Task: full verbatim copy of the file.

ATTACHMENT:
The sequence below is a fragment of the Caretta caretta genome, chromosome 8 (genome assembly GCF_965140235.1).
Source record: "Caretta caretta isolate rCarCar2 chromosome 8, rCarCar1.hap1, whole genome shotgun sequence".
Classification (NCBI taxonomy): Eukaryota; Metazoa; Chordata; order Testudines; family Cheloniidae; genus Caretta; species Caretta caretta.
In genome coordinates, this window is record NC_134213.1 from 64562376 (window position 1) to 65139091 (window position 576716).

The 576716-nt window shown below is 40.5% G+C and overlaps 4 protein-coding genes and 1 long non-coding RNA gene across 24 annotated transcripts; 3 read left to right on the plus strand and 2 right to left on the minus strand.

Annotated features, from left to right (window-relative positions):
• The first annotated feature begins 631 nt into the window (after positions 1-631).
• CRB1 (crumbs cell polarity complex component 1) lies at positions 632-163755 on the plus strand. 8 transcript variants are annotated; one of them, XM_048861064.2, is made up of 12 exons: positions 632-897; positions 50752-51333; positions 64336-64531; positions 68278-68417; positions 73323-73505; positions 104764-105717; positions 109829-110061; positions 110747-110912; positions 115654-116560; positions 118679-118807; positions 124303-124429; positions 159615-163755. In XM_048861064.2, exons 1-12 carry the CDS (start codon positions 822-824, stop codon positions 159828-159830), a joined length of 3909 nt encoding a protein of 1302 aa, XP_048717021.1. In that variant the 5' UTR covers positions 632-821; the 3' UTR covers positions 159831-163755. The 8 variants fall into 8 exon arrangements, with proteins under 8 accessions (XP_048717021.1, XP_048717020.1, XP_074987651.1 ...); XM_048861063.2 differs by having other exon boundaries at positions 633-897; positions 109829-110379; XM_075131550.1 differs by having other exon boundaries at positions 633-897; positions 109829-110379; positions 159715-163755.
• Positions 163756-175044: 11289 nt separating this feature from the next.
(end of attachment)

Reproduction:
The sequence below is a fragment of the Caretta caretta genome, chromosome 8 (genome assembly GCF_965140235.1).
Source record: "Caretta caretta isolate rCarCar2 chromosome 8, rCarCar1.hap1, whole genome shotgun sequence".
Classification (NCBI taxonomy): Eukaryota; Metazoa; Chordata; order Testudines; family Cheloniidae; genus Caretta; species Caretta caretta.
In genome coordinates, this window is record NC_134213.1 from 64562376 (window position 1) to 65139091 (window position 576716).

The 576716-nt window shown below is 40.5% G+C and overlaps 4 protein-coding genes and 1 long non-coding RNA gene across 24 annotated transcripts; 3 read left to right on the plus strand and 2 right to left on the minus strand.

Annotated features, from left to right (window-relative positions):
• The first annotated feature begins 631 nt into the window (after positions 1-631).
• CRB1 (crumbs cell polarity complex component 1) lies at positions 632-163755 on the plus strand. 8 transcript variants are annotated; one of them, XM_048861064.2, is made up of 12 exons: positions 632-897; positions 50752-51333; positions 64336-64531; positions 68278-68417; positions 73323-73505; positions 104764-105717; positions 109829-110061; positions 110747-110912; positions 115654-116560; positions 118679-118807; positions 124303-124429; positions 159615-163755. In XM_048861064.2, exons 1-12 carry the CDS (start codon positions 822-824, stop codon positions 159828-159830), a joined length of 3909 nt encoding a protein of 1302 aa, XP_048717021.1. In that variant the 5' UTR covers positions 632-821; the 3' UTR covers positions 159831-163755. The 8 variants fall into 8 exon arrangements, with proteins under 8 accessions (XP_048717021.1, XP_048717020.1, XP_074987651.1 ...); XM_048861063.2 differs by having other exon boundaries at positions 633-897; positions 109829-110379; XM_075131550.1 differs by having other exon boundaries at positions 633-897; positions 109829-110379; positions 159715-163755.
• Positions 163756-175044: 11289 nt separating this feature from the next.